A CCNY team led by physics professors Carlos Meriles and Elisa Riedo recently reported on a platform for nanoscale thermal measurements based on magnetic resonance, and optical and atomic force microscopy.
“Their paper, ‘Imaging thermal conductivity with nanoscale resolution using a scanning spin probe,’ is based on a simple notion: that a hot probe in contact with a thermally conductive material, such as a metal, cools down because heat flows from the probe into the material. The latter is prevented, however, if the sample material is thermally insulating, implying that one can infer the sample thermal conductivity by continuously monitoring the probe temperature,” Phys.org reported.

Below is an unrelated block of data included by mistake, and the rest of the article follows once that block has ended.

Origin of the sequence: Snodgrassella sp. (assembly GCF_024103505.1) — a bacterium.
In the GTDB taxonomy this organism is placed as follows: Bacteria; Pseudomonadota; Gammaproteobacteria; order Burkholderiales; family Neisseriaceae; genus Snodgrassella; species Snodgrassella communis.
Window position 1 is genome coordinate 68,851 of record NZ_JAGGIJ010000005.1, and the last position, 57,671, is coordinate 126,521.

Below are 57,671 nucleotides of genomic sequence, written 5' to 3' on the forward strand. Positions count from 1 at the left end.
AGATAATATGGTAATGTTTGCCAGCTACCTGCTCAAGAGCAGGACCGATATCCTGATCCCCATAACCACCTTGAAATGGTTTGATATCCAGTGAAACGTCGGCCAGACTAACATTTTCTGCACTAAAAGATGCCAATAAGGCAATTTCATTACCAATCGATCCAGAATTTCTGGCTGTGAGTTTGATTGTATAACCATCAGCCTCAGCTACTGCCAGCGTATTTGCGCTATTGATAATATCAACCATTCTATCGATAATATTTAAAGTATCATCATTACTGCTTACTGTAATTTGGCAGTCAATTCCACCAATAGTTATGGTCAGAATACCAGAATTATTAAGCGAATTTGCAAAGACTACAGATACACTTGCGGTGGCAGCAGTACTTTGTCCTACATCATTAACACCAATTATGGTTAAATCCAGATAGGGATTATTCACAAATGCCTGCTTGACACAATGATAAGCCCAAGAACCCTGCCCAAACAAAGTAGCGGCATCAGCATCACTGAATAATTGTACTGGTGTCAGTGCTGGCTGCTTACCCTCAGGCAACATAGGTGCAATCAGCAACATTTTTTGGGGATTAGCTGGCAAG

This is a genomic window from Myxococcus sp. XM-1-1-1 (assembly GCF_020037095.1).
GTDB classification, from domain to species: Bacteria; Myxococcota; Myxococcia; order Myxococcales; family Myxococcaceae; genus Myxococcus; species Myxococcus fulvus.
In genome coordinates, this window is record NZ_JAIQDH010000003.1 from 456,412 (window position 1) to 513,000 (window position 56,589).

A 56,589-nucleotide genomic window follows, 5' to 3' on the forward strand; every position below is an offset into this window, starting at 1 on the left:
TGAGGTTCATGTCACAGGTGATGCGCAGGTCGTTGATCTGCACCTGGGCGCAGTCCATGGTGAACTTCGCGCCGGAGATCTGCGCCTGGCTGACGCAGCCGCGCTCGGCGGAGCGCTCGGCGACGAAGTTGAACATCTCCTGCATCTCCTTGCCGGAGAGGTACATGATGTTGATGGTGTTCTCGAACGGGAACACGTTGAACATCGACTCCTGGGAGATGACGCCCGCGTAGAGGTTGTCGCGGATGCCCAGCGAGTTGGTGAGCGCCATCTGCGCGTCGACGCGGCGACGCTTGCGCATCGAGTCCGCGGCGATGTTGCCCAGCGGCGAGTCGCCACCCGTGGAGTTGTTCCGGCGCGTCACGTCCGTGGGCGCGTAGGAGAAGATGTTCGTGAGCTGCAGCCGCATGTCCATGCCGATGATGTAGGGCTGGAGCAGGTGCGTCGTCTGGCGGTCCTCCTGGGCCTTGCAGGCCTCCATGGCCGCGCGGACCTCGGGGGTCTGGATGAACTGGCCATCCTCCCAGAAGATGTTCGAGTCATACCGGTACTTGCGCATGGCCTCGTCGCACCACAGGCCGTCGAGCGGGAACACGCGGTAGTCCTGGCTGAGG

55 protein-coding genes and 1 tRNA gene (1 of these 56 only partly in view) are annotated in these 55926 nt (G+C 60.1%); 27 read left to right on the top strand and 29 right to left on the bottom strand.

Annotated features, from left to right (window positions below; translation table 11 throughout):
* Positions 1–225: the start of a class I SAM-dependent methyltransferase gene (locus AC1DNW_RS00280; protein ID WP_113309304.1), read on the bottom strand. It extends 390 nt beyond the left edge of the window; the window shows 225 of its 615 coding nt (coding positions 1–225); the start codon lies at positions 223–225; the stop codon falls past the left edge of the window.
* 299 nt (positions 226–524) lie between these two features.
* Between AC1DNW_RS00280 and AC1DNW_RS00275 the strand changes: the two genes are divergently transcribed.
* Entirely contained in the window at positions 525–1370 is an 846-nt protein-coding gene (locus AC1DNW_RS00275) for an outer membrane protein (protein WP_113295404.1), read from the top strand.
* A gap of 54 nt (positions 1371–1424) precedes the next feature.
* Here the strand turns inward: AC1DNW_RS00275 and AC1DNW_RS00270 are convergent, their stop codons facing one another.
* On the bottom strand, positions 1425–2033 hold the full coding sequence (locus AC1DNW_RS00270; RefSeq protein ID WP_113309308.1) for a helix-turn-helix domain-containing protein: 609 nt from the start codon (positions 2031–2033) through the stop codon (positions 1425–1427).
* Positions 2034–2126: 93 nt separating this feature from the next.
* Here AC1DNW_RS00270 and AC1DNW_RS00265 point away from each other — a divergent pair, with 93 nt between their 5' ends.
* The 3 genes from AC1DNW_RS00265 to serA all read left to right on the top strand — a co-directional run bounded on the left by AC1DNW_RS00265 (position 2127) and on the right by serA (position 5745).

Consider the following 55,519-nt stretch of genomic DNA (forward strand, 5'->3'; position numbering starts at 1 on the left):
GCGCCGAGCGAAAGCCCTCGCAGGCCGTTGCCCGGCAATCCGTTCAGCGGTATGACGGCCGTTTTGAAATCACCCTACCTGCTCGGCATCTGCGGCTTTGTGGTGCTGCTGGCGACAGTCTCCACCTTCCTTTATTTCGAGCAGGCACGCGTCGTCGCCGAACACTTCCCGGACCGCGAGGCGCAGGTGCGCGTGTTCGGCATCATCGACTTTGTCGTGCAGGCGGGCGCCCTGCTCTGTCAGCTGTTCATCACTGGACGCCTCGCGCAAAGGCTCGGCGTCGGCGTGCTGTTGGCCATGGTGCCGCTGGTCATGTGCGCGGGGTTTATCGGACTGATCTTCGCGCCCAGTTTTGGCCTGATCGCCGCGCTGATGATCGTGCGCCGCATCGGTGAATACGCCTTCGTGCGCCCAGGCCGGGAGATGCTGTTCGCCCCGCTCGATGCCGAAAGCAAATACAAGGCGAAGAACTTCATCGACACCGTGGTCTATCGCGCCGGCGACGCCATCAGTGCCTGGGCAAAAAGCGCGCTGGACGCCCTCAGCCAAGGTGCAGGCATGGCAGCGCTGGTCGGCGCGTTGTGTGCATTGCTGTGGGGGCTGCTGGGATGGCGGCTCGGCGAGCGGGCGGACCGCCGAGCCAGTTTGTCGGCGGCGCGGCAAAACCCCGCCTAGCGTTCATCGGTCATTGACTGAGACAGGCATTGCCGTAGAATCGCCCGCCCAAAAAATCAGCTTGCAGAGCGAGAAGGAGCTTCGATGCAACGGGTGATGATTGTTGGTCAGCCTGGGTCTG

“To implement this idea at the nanoscale, the researchers used a thermal atomic force microscope, where the cantilever temperature can be adjusted via the application of an external current,” Phys.org added.
Expected applications for this platform include heat flow in nanostructures, radiative heat transport in nano-gaps, the characterization of materials undergoing heterogeneous phase transitions, and the investigation of catalytic exothermal reactions.
Original Source http://ift.tt/1NE6HmR